18 Tips You Need For Throwing A Tailgate That's Better Than The Game

Fall is for good drinks, better friends, and football. It's not just the magic of watching your favorite team win the game but also the pre-game festivities that make sitting on bleachers in the freezing cold for hours worth it. And no pre-game ritual is complete without a proper tailgate. 

Although celebrations with music, food, and festivities before an important event or celebration date back to ancient Rome and Greece, the American tailgate was popularized with the rise of consumer goods like automobiles and outdoor grills in the early 20th century. The first actual tailgate was traced back to the Harvard-Yale football game in 1906, where nearly 32,000 individuals newly equipped with cars gathered to eat picnic fare and prepare for the game together. Tailgating also took pressure off the restaurants in college towns to serve the floods of people coming in for the game and even encouraged colleges to build larger stadiums that had enough space for partygoers. 

In short, your tailgate is what you make of it. While some people offer tables of delicious spreads, others stick to a small portable grill and a couple of yard chairs. Regardless of your ideal tailgate size, we've collected some of the best tips to ensure it's a smashing success. 

Get a head count in advance

Formal dinner parties typically involve some sort of formal invitation process to get people to attend your event. Conversely, tailgates often involve people just showing up, which potentially means bringing more people than you initially bargained for. This may leave you stretching your food out amongst your guests — or leaving empty trays and hungry bellies before the big game. 

To plan effectively, you'll need to get an approximate headcount. This system will look different for different people. For example, a text message thread will suffice if you're hosting a small pre-game party with ten people. But if you're planning on upwards of 50 people, you might use an online survey form to ensure you account for all of your guests (and their friends). 

The general rule of thumb for serving is that each adult will eat a pound of food, while each child will eat a half-pound of food, excluding drinks and desserts. It might look like a six to eight-ounce serving of protein per person, with the rest being carbs, dips, and salads. We recommend accounting for a few extra people in your headcount, just in case. 

Read up on your venue before you start packing

You should always read the fine print when you sign an important document. The same should also be said about tailgating. Each venue has different rules for what you can and can't bring to a tailgate, so reading the rules is very important before you pack up your vehicle.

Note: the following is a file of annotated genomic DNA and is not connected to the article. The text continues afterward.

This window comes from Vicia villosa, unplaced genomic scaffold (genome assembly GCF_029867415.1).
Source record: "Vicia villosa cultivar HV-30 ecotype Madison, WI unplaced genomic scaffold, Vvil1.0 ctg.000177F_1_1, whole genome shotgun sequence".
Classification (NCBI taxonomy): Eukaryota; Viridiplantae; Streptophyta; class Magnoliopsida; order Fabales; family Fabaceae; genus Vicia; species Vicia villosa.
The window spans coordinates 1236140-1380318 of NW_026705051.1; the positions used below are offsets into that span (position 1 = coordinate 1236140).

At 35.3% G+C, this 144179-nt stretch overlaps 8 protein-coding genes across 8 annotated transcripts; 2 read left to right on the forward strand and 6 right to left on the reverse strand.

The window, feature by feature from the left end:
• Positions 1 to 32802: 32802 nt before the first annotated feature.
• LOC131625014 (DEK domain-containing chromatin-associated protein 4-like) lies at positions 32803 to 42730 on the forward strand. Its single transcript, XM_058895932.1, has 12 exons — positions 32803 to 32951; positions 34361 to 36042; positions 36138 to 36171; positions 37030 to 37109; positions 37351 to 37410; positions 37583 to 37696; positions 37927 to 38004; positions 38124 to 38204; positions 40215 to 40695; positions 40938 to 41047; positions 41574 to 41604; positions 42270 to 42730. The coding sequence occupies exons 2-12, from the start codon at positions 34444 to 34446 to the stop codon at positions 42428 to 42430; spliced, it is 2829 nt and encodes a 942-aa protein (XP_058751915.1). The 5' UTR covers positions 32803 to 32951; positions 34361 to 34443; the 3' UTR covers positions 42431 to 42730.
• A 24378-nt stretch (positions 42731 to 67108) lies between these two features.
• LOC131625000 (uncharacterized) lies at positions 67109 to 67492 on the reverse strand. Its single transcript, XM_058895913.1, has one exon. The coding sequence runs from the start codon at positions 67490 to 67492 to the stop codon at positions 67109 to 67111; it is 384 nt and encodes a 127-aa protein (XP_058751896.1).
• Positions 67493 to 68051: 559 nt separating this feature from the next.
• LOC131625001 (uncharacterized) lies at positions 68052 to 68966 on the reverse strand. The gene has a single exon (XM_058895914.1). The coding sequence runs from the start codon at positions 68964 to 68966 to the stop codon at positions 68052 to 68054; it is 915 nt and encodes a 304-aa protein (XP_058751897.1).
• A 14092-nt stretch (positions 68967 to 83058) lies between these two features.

The exact rules can dictate important facets of your tailgate, including whether you can bring alcohol, glass containers, kegs, grills, and dogs (real ones, not hot dogs). Some venues will also be particular about where you can and can't put your grill and if you must have a fire extinguisher on hand. When you register for a tailgate spot at your venue, you will likely have to sign off that you understand these rules and will adhere to the rules when your tailgate entourage arrives. And if no regulations are posted, try to play it safe with plastic containers and pre-cooked food, or call your tailgate office before you pull into the lot. 

Make a schedule with important times

The best thing you can do before your tailgate is to plan, plan, plan. It will ensure you won't be strapped for time to prepare your food, get your car packed, and set up at your chosen tailgating venue. You should plan to arrive about three to four hours before the game officially starts so you'll have time to set up, eat, and clean up before kickoff. 

From there, you can work backward based on how long it takes to pack the vehicle and drive to the venue. When it comes to food, try to make as much food as possible ahead of time to limit your stress on the morning of the event. You can also pack the car with your non-food items, such as your chairs, decorations, and coolers, and save your time for making and packing hot and cold food. Include small things on your list, including par-cooking meat, making dips, and decorating desserts, to ensure everything will come together in time for your event. 

Avoid foods that need to be served piping hot

One of the biggest mistakes people make when picking food for a tailgate is choosing foods that don't do well with small temperature changes. For example, we love the sour and crunchy flavor of fried pickles piping hot from the oil, but not as much as when the pickles have sat on an oily paper towel for 20 minutes. The same can be said about mozzarella sticks, which are really only good when they have the perfect string pull and are freshly warm out of the oven. Stick to savory options that you can eat slightly below or above the intended eating temperature.

The same should be said about food that is frozen. Ice cream is challenging to keep frozen on a hot tailgate day, so we recommend sticking to other desserts that can handle temperature extremes, such as cupcakes or brownies. 

Keep hot foods hot and cold foods cold

Food safety doesn't take a break on game day. As a tailgate host, you must ensure your hot foods stay hot (above 140 degrees Fahrenheit) and your cold food stays cold (below 40 degrees Fahrenheit) to prevent bacteria from lurking in the temperature danger zone. Failing to regulate this temperature can mean that you (and your guests) may get sick — and that's a game-day outcome that no one wants. 

Consider using a disposable chafing dish to ensure you keep your hot foods warm. A set typically includes two aluminum pans, a wire rack, and an external heat source. Fill the larger pan with the recommended amount of water, light the heat source, and set the pans on the rack. We prefer these for tailgates over plug-ins because you won't have to worry about electrical outlets.